As a young content strategist, one of the first rules I learned was consistency. To build a holistic and hospitable user experience, we should use the same words as often as possible. I latched on to this rule because it just makes sense. If we swap terms and phrases with abandon, it could create doubt as users might not be sure if “transfer funds” and “add money” do the same thing. Consistency paired with repetition also does wonders for building brand awareness and recall.
But now that I’ve been around the content block a few times, I find that we don’t need to be 100% consistently consistent.
Before we talk about when to be inconsistent, we need to talk about content guidelines. Content guidelines are a key way to maintain consistency with all of the people making words (willingly or not) across the company. They help everyone know when to use title case, how to punctuate lists, and the company’s potentially spicy stance on the Oxford comma. This is a worthwhile endeavor for content designers at companies of a certain size. At my company, our team of three content designers has been undertaking this task for the past few months. It’s great fun wielding this power to build a more cohesive user experience, and I don’t underplay the value of sweating the details of punctuation and style. But then we got to buttons.
Like pretty much every app in the known universe, we have modals that pop up from the bottom of the device. Sometimes they bring good tidings, other times, errors, and they usually have at least one button. An esteemed member of our content design team wanted us to decide on a phrase for the button that closes a modal throughout the whole app. Having one phrase would help us be consistent and may even save us the two minutes we spend thinking about what words to use. It also helps teams without content designers finish their designs, eliminating their need to come to content office hours.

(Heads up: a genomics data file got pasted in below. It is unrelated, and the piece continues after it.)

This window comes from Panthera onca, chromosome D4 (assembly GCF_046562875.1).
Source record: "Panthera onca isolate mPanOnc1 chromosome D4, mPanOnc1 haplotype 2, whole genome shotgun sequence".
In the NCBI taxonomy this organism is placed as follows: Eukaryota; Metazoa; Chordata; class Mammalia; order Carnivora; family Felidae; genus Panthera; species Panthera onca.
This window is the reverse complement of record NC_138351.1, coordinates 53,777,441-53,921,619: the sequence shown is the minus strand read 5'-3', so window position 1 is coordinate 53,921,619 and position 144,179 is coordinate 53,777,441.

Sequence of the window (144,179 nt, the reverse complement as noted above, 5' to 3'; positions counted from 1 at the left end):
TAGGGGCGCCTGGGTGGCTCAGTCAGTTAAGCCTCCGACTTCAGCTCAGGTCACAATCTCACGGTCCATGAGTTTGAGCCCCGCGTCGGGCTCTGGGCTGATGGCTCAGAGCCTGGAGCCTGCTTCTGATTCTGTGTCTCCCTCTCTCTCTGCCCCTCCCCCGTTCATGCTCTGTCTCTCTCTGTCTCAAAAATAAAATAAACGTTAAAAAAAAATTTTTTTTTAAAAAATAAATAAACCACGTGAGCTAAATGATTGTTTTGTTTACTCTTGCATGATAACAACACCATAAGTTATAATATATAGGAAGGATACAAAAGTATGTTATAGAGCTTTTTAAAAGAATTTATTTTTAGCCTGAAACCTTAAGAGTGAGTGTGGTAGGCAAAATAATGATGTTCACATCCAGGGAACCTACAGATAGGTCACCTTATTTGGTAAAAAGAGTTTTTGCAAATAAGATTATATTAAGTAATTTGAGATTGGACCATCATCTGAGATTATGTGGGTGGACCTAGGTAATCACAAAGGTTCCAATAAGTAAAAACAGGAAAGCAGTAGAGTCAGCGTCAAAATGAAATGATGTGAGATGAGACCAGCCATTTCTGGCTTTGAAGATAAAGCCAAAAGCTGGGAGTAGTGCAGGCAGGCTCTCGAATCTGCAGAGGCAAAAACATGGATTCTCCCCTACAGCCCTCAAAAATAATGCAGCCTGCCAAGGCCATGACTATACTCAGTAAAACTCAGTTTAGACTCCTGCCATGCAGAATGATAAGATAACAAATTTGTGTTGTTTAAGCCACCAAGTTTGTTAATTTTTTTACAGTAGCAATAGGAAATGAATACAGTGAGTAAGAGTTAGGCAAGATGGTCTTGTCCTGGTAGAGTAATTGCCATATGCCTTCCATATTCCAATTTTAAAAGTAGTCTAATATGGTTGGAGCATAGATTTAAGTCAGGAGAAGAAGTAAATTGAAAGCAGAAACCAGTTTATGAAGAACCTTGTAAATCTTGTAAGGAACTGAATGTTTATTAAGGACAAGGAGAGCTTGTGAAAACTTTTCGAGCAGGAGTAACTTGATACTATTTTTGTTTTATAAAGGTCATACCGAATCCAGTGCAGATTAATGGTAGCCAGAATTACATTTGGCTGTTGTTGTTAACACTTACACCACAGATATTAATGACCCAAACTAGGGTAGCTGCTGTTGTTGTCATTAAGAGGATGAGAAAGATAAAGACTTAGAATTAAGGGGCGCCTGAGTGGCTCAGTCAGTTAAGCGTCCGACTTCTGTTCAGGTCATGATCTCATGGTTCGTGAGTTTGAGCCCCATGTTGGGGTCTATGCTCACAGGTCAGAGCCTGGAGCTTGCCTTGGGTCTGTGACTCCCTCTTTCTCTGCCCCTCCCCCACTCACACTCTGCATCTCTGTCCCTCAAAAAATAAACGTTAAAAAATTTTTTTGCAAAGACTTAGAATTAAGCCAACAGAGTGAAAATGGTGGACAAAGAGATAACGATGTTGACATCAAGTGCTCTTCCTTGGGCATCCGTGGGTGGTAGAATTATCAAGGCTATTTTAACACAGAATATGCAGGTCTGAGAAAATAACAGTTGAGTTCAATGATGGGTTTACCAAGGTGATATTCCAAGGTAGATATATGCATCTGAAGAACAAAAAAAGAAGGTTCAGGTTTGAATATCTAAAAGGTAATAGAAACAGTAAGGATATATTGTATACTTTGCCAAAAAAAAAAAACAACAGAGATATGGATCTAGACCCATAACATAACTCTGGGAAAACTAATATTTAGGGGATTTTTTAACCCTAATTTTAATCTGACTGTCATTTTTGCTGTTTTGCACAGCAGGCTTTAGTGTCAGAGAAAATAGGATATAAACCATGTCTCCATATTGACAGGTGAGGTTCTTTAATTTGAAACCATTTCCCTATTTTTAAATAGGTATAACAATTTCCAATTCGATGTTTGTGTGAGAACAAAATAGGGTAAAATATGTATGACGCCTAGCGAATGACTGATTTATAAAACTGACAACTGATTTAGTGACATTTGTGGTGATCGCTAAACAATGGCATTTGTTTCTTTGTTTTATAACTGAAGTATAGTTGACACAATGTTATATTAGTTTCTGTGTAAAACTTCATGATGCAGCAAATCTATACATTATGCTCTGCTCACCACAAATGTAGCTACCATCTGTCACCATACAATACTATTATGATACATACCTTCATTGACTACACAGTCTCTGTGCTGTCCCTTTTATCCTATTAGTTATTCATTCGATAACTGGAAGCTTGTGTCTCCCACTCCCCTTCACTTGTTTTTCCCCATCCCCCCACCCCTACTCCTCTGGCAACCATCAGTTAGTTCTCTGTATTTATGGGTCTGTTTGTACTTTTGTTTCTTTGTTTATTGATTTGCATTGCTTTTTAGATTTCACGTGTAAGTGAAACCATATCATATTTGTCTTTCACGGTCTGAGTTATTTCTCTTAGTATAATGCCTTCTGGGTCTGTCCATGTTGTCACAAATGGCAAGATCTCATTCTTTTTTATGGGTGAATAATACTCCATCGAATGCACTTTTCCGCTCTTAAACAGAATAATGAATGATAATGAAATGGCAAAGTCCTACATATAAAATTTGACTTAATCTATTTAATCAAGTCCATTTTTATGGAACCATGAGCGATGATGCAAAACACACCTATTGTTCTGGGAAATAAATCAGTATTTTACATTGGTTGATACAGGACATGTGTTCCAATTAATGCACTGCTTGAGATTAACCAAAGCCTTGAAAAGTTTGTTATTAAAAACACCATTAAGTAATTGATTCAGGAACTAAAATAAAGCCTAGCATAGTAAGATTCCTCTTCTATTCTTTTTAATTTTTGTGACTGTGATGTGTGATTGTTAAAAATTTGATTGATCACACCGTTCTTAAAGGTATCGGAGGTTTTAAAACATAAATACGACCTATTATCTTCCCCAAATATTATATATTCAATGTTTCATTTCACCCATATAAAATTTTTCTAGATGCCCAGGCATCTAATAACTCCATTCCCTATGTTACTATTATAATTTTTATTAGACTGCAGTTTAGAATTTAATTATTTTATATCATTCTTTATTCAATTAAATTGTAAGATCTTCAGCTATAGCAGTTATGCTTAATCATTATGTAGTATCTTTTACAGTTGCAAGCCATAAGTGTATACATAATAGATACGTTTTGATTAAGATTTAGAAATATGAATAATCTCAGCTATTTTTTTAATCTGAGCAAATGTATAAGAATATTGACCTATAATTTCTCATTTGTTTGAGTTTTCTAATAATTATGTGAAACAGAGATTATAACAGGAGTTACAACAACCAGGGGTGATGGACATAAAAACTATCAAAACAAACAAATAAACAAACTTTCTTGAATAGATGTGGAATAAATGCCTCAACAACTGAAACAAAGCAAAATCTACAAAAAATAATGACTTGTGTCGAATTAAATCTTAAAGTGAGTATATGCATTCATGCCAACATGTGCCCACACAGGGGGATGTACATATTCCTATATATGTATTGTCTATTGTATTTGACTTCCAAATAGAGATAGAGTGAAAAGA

But the more I thought about it, the more I was against agreeing to always use “Got it.” I’m so against it that I was inspired to write this.
Why be inconsistent?
Humans are pretty good at understanding synonyms.
You most definitely need to consider non-native speakers and folks who have different cognitive abilities when assessing what are considered synonyms. But most users will likely understand that “OK” and “Yes” are generally the same. The time spent hunting down another teammate’s Figma file to find what they used for a similar flow adds up—and may not be worth it.
Repetition can also lead to terms and phrases losing their meaning.
I once wrote something along the lines of “Product X can help you do XYZ. Learn how…” with “Learn how” linking to a help center article. Several teammates asked me if it was a mistake and if I meant to put fan-favorite “Learn more.” I had written “Learn how” because it felt more natural when bridging the two sentences. Plus, our brains have been trained to gloss over “Learn more” into oblivion so I wanted the link to stand out. Does the fact that my teammates asked me about it show that my tactic to make it more noticeable worked? Perhaps.
Being flexible about consistency also saves us from being the content police.